What will you do? What details are present or missing that influence the decision either way?


Edited by GettingThere (06/16/11 06:05 PM)
Edit Reason: Grammar

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#226068 - 06/16/11 09:51 PM Re: Possible scenario [Re: GettingThere]
Jeanette_Isabelle Offline
Veteran

Registered: 11/13/06
Posts: 1577
Loc: Ocala, FL
Based on what you and the original poster have said, this woman is clearly not me. I am detecting some negative signs, some neutral and some positive. However, one positive sign can easily be dismissed by other factors. Other things, like height and weight, do not play a role. The negatives are overruling the positives. The canine tracks do not appear to be a problem.

The woman made a crucial mistake by using up all of her tender. I would check the map to see if the creek goes to any civilization even if it takes longer.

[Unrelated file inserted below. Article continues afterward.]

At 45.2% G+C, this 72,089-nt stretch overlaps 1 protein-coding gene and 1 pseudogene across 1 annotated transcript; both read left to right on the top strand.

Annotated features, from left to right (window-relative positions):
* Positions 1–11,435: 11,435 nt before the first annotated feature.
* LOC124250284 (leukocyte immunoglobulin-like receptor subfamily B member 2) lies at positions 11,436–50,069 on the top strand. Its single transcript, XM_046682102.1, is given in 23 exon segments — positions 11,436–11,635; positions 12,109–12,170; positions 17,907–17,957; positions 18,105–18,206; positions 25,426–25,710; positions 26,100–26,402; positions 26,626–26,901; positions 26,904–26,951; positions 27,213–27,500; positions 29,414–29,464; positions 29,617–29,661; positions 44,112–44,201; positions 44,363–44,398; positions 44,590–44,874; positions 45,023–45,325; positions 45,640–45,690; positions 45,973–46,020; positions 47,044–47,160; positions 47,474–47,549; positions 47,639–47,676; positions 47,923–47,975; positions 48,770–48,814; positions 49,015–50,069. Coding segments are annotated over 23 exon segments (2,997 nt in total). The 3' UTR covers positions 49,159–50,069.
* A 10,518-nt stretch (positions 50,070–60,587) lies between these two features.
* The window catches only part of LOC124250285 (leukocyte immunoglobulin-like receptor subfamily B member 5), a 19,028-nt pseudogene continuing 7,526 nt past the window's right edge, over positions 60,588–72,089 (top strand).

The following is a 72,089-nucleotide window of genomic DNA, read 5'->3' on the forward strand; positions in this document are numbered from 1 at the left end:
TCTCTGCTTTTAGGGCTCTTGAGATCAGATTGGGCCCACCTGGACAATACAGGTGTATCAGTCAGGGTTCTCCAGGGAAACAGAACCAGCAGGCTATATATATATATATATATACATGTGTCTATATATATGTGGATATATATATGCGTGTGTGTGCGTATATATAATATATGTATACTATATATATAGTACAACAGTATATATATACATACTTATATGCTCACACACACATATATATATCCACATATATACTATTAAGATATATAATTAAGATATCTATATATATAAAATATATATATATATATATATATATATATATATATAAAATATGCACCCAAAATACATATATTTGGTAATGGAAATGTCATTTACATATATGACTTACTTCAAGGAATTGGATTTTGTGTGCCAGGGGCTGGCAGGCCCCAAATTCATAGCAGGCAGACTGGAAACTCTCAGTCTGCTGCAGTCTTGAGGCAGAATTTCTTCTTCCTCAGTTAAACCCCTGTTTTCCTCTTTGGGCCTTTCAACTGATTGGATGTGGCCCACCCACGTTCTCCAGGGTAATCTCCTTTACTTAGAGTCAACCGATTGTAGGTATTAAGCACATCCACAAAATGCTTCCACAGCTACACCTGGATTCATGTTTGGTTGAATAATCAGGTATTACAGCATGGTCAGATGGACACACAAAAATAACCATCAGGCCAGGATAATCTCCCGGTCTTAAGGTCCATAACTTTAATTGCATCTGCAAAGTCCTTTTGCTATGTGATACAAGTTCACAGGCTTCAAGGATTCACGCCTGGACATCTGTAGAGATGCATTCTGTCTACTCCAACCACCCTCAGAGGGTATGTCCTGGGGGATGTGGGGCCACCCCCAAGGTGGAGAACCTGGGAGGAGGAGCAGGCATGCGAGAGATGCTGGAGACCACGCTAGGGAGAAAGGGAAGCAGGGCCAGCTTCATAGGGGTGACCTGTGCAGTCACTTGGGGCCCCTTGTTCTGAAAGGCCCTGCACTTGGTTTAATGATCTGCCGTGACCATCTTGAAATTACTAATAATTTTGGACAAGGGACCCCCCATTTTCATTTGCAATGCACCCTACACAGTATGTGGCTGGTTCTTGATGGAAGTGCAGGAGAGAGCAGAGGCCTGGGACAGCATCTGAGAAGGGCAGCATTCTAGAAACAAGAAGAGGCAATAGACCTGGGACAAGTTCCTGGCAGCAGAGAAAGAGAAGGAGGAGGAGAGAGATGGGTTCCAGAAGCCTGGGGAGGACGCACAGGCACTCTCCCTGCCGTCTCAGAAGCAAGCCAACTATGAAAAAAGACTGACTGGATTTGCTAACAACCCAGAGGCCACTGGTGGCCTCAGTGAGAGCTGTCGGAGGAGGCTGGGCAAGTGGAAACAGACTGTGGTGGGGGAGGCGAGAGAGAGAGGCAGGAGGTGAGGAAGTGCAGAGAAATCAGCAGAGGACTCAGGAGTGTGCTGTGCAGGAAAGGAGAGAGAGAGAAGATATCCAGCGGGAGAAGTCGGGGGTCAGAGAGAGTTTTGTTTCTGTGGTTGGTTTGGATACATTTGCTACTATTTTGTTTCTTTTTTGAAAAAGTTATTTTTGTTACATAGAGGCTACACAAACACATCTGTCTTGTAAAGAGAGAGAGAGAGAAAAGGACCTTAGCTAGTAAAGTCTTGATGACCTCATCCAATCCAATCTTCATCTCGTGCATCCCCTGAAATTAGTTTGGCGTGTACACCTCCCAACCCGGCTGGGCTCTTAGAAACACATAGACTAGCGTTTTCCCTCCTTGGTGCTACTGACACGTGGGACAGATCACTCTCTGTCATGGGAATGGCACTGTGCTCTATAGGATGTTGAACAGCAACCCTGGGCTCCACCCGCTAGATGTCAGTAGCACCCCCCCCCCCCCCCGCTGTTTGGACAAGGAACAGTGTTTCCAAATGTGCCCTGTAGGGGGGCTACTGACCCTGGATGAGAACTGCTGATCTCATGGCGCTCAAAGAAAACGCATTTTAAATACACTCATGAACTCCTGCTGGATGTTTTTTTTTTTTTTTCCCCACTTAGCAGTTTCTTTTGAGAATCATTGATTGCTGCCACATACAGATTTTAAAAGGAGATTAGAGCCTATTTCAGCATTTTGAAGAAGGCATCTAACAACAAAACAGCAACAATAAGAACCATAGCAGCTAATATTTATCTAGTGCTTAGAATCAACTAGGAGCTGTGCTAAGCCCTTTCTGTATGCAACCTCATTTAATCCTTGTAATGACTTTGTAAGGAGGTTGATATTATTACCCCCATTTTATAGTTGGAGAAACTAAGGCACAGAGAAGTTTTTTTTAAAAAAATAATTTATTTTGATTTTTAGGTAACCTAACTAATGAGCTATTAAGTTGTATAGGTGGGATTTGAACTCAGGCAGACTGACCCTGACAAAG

Jeanette Isabelle
_________________________
"A grain of wheat must fall to the ground before it can do any good. New life springs from fallen grain." -- Fleda Claes Johansson

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#226158 - 06/18/11 03:53 AM Re: Possible scenario [Re: Chisel]
Susan Offline
Geezer

Registered: 01/21/04
Posts: 5163
Loc: W. WA
If the woman is in the position of needing help, she's probably going to have to approach the guy, right or wrong. If she dies of exposure, starvation or thirst, or dies by his hand, she's still dead.

But even if the woman does have to approach him, it doesn't mean she has to stay there, and it doesn't mean she has to completely trust him. Be careful, keep your awareness turned on, keep your survival equipment on your person so if you suddenly have to leave, you can. Don't leave all your thinking and decision-making to him, you still (presumably) have a brain, so keep it working.

Sue

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#226159 - 06/18/11 08:51 AM Re: Possible scenario [Re: GettingThere]